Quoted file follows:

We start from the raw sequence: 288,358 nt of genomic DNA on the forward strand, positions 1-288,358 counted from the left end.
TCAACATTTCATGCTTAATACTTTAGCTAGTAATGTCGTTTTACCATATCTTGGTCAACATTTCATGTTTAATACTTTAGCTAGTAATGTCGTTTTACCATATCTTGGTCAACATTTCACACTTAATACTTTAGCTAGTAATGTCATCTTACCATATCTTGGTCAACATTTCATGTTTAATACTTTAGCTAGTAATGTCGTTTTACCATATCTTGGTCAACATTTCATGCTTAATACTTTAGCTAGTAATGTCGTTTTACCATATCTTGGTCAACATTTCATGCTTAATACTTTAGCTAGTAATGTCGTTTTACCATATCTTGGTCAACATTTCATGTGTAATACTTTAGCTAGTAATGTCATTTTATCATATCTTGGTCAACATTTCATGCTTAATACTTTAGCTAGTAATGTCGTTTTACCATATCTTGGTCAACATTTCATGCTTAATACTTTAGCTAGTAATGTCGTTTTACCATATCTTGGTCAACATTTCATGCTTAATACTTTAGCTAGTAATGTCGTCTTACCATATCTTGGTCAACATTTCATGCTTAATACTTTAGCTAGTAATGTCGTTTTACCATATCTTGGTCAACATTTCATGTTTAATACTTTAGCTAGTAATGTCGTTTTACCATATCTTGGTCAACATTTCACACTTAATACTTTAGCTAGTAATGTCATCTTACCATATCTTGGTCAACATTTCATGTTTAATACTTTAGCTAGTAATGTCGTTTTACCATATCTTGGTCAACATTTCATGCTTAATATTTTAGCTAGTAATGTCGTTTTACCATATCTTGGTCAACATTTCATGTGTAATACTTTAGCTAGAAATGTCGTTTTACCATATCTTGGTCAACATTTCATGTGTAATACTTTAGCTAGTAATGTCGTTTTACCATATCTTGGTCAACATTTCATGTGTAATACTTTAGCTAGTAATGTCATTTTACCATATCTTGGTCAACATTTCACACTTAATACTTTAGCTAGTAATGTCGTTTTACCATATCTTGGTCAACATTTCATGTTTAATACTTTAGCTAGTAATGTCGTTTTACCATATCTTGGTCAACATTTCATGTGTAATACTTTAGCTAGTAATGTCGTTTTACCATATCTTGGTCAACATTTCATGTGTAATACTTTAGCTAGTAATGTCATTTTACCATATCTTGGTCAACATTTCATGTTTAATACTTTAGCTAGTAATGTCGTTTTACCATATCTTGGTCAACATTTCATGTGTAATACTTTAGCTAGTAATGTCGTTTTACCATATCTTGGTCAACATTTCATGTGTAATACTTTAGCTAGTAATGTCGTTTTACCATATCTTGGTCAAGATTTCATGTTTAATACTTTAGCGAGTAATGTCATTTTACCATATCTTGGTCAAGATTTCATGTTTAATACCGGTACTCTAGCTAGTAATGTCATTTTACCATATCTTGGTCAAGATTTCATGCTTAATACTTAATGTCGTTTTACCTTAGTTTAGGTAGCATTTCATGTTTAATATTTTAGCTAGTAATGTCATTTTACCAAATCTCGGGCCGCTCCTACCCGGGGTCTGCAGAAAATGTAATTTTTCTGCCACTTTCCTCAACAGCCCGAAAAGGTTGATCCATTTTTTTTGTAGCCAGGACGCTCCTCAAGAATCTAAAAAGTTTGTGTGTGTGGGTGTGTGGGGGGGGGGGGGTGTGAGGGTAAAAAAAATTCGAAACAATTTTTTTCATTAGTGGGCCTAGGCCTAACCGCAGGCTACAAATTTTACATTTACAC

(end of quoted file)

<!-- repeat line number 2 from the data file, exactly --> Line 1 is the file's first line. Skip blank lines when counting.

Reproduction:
TCAACATTTCATGCTTAATACTTTAGCTAGTAATGTCGTTTTACCATATCTTGGTCAACATTTCATGTTTAATACTTTAGCTAGTAATGTCGTTTTACCATATCTTGGTCAACATTTCACACTTAATACTTTAGCTAGTAATGTCATCTTACCATATCTTGGTCAACATTTCATGTTTAATACTTTAGCTAGTAATGTCGTTTTACCATATCTTGGTCAACATTTCATGCTTAATACTTTAGCTAGTAATGTCGTTTTACCATATCTTGGTCAACATTTCATGCTTAATACTTTAGCTAGTAATGTCGTTTTACCATATCTTGGTCAACATTTCATGTGTAATACTTTAGCTAGTAATGTCATTTTATCATATCTTGGTCAACATTTCATGCTTAATACTTTAGCTAGTAATGTCGTTTTACCATATCTTGGTCAACATTTCATGCTTAATACTTTAGCTAGTAATGTCGTTTTACCATATCTTGGTCAACATTTCATGCTTAATACTTTAGCTAGTAATGTCGTCTTACCATATCTTGGTCAACATTTCATGCTTAATACTTTAGCTAGTAATGTCGTTTTACCATATCTTGGTCAACATTTCATGTTTAATACTTTAGCTAGTAATGTCGTTTTACCATATCTTGGTCAACATTTCACACTTAATACTTTAGCTAGTAATGTCATCTTACCATATCTTGGTCAACATTTCATGTTTAATACTTTAGCTAGTAATGTCGTTTTACCATATCTTGGTCAACATTTCATGCTTAATATTTTAGCTAGTAATGTCGTTTTACCATATCTTGGTCAACATTTCATGTGTAATACTTTAGCTAGAAATGTCGTTTTACCATATCTTGGTCAACATTTCATGTGTAATACTTTAGCTAGTAATGTCGTTTTACCATATCTTGGTCAACATTTCATGTGTAATACTTTAGCTAGTAATGTCATTTTACCATATCTTGGTCAACATTTCACACTTAATACTTTAGCTAGTAATGTCGTTTTACCATATCTTGGTCAACATTTCATGTTTAATACTTTAGCTAGTAATGTCGTTTTACCATATCTTGGTCAACATTTCATGTGTAATACTTTAGCTAGTAATGTCGTTTTACCATATCTTGGTCAACATTTCATGTGTAATACTTTAGCTAGTAATGTCATTTTACCATATCTTGGTCAACATTTCATGTTTAATACTTTAGCTAGTAATGTCGTTTTACCATATCTTGGTCAACATTTCATGTGTAATACTTTAGCTAGTAATGTCGTTTTACCATATCTTGGTCAACATTTCATGTGTAATACTTTAGCTAGTAATGTCGTTTTACCATATCTTGGTCAAGATTTCATGTTTAATACTTTAGCGAGTAATGTCATTTTACCATATCTTGGTCAAGATTTCATGTTTAATACCGGTACTCTAGCTAGTAATGTCATTTTACCATATCTTGGTCAAGATTTCATGCTTAATACTTAATGTCGTTTTACCTTAGTTTAGGTAGCATTTCATGTTTAATATTTTAGCTAGTAATGTCATTTTACCAAATCTCGGGCCGCTCCTACCCGGGGTCTGCAGAAAATGTAATTTTTCTGCCACTTTCCTCAACAGCCCGAAAAGGTTGATCCATTTTTTTTGTAGCCAGGACGCTCCTCAAGAATCTAAAAAGTTTGTGTGTGTGGGTGTGTGGGGGGGGGGGGGTGTGAGGGTAAAAAAAATTCGAAACAATTTTTTTCATTAGTGGGCCTAGGCCTAACCGCAGGCTACAAATTTTACATTTACAC